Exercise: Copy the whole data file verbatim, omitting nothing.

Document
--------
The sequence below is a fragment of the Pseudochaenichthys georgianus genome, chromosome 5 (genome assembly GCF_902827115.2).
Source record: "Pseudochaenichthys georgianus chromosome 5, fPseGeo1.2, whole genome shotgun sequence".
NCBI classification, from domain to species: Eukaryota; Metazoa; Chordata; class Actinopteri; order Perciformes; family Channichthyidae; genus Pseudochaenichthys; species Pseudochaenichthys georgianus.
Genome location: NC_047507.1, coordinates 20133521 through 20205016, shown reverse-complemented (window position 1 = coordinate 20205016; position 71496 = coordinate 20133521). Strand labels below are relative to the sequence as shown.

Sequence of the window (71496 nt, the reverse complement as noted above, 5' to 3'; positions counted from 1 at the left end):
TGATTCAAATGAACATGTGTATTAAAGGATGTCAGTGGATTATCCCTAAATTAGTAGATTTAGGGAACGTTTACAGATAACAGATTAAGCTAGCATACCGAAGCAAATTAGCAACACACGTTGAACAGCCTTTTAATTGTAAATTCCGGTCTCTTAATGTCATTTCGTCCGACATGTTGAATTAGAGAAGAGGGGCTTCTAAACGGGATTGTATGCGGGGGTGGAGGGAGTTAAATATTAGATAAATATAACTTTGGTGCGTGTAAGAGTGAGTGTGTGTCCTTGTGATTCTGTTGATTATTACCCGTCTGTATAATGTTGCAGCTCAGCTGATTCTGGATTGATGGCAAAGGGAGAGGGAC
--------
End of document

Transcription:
The sequence below is a fragment of the Pseudochaenichthys georgianus genome, chromosome 5 (genome assembly GCF_902827115.2).
Source record: "Pseudochaenichthys georgianus chromosome 5, fPseGeo1.2, whole genome shotgun sequence".
NCBI classification, from domain to species: Eukaryota; Metazoa; Chordata; class Actinopteri; order Perciformes; family Channichthyidae; genus Pseudochaenichthys; species Pseudochaenichthys georgianus.
Genome location: NC_047507.1, coordinates 20133521 through 20205016, shown reverse-complemented (window position 1 = coordinate 20205016; position 71496 = coordinate 20133521). Strand labels below are relative to the sequence as shown.

Sequence of the window (71496 nt, the reverse complement as noted above, 5' to 3'; positions counted from 1 at the left end):
TGATTCAAATGAACATGTGTATTAAAGGATGTCAGTGGATTATCCCTAAATTAGTAGATTTAGGGAACGTTTACAGATAACAGATTAAGCTAGCATACCGAAGCAAATTAGCAACACACGTTGAACAGCCTTTTAATTGTAAATTCCGGTCTCTTAATGTCATTTCGTCCGACATGTTGAATTAGAGAAGAGGGGCTTCTAAACGGGATTGTATGCGGGGGTGGAGGGAGTTAAATATTAGATAAATATAACTTTGGTGCGTGTAAGAGTGAGTGTGTGTCCTTGTGATTCTGTTGATTATTACCCGTCTGTATAATGTTGCAGCTCAGCTGATTCTGGATTGATGGCAAAGGGAGAGGGAC